You know that game where a friend sneaks up behind you, covers your eyes, and says, “Guess who?” By the time they speak, the game is pointless because you know the sound of your friend’s voice.
Everyone has a characteristic voice.
This is as true when we write as it is when we speak or sing. Think of your favorite vocalist. When they sing, what vocal quality appeals to you? Whether you listen to Pavarotti, Rascal Flats, or Evanescence, voice says something about the tone–the soul, if you will–of their music.
When you write, your “voice”–your way of putting words together–is unique.
The illusive trick of writing is to learn to make your voice “sing”–to not only put words together, but to paint pictures with them. It’s a difficult quality to describe, but once you’ve encountered singing, you know it.
That may be one reason it’s so difficult to share our first works. Most writers are readers. We’ve read authors with voices. We’ve encountered singing. Then we read our own stories, and they don’t quite paint pictures and call out emotions like we envisioned. They just don’t sing…yet.
A great voice can be developed.
I once knew a kid whose whole family teased him because he was “tone deaf.” I stood next to him in choir, and it was pretty awful. But you know what? He really loved to sing, so he got a guitar and learned to play it well. Whenever he tuned it, he learned how to listen for the right sounds. Then he applied the same techniques to his voice, and as time passed, he became quite a fine singer.
Don’t be discouraged! As award-winning writer Deborah Raney shares in this Novel Rocket post (2 May 2012), treat your love for writing with respect and find a safe place to practice singing! Here are some techniques that may help:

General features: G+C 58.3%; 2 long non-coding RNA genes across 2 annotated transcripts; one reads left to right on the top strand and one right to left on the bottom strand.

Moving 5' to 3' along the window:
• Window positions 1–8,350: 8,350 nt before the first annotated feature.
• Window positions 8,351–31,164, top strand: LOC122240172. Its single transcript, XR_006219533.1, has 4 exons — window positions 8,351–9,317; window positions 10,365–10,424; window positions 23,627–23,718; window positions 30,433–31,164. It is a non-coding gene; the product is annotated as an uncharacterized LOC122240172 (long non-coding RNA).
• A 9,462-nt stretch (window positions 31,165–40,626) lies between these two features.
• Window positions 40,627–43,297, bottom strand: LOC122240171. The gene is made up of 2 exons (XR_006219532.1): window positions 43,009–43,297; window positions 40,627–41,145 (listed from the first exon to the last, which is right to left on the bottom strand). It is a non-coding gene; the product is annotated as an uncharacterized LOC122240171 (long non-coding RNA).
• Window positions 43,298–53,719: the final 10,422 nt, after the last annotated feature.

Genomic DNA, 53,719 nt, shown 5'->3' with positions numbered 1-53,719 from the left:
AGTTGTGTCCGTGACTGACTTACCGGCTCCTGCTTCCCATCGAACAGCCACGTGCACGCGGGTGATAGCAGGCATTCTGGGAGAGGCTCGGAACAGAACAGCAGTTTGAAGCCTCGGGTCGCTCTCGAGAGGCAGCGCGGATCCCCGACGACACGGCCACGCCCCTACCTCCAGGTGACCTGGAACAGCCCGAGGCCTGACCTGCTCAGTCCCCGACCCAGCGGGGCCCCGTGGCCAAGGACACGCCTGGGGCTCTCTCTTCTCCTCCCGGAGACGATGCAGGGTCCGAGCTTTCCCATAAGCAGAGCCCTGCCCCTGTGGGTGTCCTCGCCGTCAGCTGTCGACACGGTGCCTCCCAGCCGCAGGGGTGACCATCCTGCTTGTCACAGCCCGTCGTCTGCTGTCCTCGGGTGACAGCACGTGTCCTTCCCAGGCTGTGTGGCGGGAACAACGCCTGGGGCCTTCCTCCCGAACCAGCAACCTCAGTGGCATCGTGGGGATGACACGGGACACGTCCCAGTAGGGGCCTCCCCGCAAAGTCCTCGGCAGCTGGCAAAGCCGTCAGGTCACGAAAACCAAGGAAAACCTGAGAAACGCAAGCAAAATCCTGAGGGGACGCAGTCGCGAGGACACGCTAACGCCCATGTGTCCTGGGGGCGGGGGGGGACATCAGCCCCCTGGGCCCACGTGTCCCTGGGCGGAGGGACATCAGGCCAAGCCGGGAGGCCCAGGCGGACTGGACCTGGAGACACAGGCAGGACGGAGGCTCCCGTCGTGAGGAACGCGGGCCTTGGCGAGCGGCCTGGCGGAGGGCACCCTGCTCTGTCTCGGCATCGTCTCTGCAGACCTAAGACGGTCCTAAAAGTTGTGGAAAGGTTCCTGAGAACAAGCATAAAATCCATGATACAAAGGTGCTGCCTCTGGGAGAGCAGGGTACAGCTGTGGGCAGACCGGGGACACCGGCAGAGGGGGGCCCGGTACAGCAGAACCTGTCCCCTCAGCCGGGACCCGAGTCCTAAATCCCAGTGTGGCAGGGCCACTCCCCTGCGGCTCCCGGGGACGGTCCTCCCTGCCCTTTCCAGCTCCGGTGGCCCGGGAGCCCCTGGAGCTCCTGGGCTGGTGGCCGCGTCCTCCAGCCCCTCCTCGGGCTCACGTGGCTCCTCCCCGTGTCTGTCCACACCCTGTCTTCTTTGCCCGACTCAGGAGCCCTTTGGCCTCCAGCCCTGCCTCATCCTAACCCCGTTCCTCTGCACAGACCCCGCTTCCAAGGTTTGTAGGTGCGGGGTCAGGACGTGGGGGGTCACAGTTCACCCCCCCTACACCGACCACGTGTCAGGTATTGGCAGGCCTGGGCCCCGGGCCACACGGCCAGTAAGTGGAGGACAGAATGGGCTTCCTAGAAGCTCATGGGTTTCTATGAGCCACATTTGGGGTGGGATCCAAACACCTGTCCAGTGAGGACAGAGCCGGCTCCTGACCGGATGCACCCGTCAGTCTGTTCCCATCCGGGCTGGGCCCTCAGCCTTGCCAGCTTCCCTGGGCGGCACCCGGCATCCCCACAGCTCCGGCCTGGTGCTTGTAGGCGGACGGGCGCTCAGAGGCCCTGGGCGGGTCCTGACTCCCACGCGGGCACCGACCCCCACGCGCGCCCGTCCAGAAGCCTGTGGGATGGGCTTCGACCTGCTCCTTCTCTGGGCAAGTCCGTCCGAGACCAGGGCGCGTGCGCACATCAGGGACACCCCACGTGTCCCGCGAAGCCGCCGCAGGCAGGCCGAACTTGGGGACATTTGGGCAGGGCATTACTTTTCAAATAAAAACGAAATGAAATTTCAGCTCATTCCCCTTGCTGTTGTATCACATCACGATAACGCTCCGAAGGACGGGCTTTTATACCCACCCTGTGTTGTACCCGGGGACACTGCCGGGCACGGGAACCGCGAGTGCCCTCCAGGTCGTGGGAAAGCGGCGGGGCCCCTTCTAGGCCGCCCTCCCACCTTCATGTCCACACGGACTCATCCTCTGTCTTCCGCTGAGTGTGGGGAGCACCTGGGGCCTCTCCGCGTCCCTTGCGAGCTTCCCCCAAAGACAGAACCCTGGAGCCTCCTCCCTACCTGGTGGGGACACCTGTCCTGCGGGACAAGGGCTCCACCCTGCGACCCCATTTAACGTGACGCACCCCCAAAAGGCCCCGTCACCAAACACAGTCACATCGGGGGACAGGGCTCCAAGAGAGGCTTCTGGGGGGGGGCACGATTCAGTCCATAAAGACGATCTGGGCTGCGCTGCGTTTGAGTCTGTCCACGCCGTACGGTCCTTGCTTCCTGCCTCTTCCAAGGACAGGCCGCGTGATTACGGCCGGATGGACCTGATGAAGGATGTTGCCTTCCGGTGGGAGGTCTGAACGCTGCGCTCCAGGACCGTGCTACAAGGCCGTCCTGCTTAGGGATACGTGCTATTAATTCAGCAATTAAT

- Read the works of successful authors and writers you admire.
- When you come to a passage that “sings,” copy it. As you write or type the author’s words, analyze the way they use words to paint pictures (setting), action, dialogue, and emotion. Pay special attention to the way they time and balance these elements.
- Set the copied work aside and recreate the scene using your own words.
- Compare your scene to the passage you copied. Where were you most pleased with your writing? Where are the areas you feel need improvement? Compare and analyze that area specifically.
Like my friend and his guitar, “tune” your writing until you develop an ear for what works for you. Practice makes perfect!
Consider submitting a sample of your work to a safe place–NOVELWritingSite’s 3rd Student Writing Competition!
- Five double-spaced pages ONLY please!
- Begin your first page about 3″ down. Use Times New Roman font, 11 pitch font size. Allow 1″ margins.
- Put your title, name, age, and literary genre in a header at the top of the page.
- Use your title as the file name and save as a Rich Text File (.rtf)
- Email the file as an attachment to: firstname.lastname@example.org
- In your email, please tell us a bit about how long you’ve been writing and what you hope to do with your project.
Submissions are open through May.
Because we each read and give encouraging feedback to each entrant, results will not be available until sometime in July.
Winning entries will receive books on the craft of writing.
Let the writing begin! 🙂